And They Shall Call Me Tunes

And They Shall Call Me Tunes

Featured photo shot by Synjon Dudgeon on one of the disposable film cameras I carried on trail.


“What are you most excited about?” they’d ask me during the months leading up to my first thru hike.

I found the question, like so many others related to my hike, nearly impossible to answer. I’m excited for… everything? It felt presumptuous to pick out one part of the experience I thought I’d enjoy most, as if I had any clue what it would be like walking a dirt path through the mountains all day every day for six months.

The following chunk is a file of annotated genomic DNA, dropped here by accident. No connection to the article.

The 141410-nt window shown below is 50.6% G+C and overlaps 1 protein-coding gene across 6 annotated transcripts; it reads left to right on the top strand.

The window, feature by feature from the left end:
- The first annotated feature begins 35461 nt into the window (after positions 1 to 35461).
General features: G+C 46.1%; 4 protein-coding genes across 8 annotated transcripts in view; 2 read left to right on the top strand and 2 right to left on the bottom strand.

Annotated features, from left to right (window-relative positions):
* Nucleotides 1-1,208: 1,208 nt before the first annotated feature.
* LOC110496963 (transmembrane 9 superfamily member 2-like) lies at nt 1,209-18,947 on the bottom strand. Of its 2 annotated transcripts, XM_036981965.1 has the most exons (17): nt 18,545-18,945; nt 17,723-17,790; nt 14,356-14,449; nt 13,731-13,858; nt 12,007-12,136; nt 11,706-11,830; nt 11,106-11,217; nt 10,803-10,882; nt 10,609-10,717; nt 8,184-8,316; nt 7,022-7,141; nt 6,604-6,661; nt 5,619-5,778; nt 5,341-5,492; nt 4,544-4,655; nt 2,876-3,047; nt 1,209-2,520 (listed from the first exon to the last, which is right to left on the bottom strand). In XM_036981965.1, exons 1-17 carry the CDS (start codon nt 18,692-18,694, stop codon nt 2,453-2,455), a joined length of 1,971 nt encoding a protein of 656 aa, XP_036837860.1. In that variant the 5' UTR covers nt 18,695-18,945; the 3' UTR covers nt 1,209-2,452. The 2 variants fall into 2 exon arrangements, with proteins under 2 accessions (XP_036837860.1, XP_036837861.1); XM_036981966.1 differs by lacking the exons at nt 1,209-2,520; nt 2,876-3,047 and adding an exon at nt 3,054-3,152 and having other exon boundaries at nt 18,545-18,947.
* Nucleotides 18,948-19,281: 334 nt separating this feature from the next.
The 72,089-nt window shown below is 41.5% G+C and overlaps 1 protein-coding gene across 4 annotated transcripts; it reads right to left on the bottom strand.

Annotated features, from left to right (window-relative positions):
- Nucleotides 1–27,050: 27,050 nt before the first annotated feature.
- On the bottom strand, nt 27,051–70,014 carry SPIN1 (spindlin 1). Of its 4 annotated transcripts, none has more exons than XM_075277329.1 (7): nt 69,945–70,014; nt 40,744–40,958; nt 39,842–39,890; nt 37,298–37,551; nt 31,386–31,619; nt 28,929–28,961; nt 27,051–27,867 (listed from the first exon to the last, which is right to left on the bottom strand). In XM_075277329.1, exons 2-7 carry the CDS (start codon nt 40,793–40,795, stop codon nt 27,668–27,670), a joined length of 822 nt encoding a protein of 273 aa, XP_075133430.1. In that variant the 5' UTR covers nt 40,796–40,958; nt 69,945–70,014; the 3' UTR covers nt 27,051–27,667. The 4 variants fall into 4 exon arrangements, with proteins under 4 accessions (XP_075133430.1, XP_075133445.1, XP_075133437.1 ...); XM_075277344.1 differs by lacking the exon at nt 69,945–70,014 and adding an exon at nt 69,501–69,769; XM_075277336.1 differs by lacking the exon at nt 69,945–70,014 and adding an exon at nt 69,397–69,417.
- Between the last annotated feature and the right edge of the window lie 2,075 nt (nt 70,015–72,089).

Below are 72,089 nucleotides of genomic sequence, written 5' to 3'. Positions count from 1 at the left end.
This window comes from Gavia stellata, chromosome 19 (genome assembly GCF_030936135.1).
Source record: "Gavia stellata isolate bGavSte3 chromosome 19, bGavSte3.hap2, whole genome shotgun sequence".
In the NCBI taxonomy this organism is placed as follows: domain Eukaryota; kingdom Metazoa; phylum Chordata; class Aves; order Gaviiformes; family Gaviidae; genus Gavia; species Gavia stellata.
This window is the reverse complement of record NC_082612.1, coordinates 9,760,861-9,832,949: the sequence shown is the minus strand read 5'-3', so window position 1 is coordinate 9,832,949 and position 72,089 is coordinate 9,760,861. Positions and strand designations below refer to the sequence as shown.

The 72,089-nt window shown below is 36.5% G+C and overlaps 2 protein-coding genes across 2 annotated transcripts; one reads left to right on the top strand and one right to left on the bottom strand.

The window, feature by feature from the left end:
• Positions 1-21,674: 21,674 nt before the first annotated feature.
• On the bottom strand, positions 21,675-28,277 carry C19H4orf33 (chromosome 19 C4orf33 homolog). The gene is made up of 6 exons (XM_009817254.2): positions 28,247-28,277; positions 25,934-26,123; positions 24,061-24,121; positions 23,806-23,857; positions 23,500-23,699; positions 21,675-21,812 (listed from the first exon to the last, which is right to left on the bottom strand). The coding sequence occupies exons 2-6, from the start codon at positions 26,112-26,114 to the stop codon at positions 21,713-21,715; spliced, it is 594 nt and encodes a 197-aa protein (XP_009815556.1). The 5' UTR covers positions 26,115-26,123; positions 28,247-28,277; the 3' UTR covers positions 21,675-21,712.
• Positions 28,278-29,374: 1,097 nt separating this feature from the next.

I knew what I’d read about the terrain, what I’d seen in other hikers’ YouTube videos about social dynamics and famous trail angel houses, and what I’d heard on podcasts of hikers’ highly personal motivations for getting out on the trail and deep insights into the human condition once there. I knew why I had to go. But what I was getting myself into? I had about as clear an understanding of that as I do the fundamentals of accounting.

“I’m not excited about any one thing in particular, in fact I have no clue what to expect,” however honest, didn’t strike me as an effective conversation prodder, so I often reached for a fun aspect of life on long trails that could shed some light on thru hiking culture.

“I can’t wait to get a trail name,” I told anyone when they asked and Cameron, repeatedly, whether he asked or not.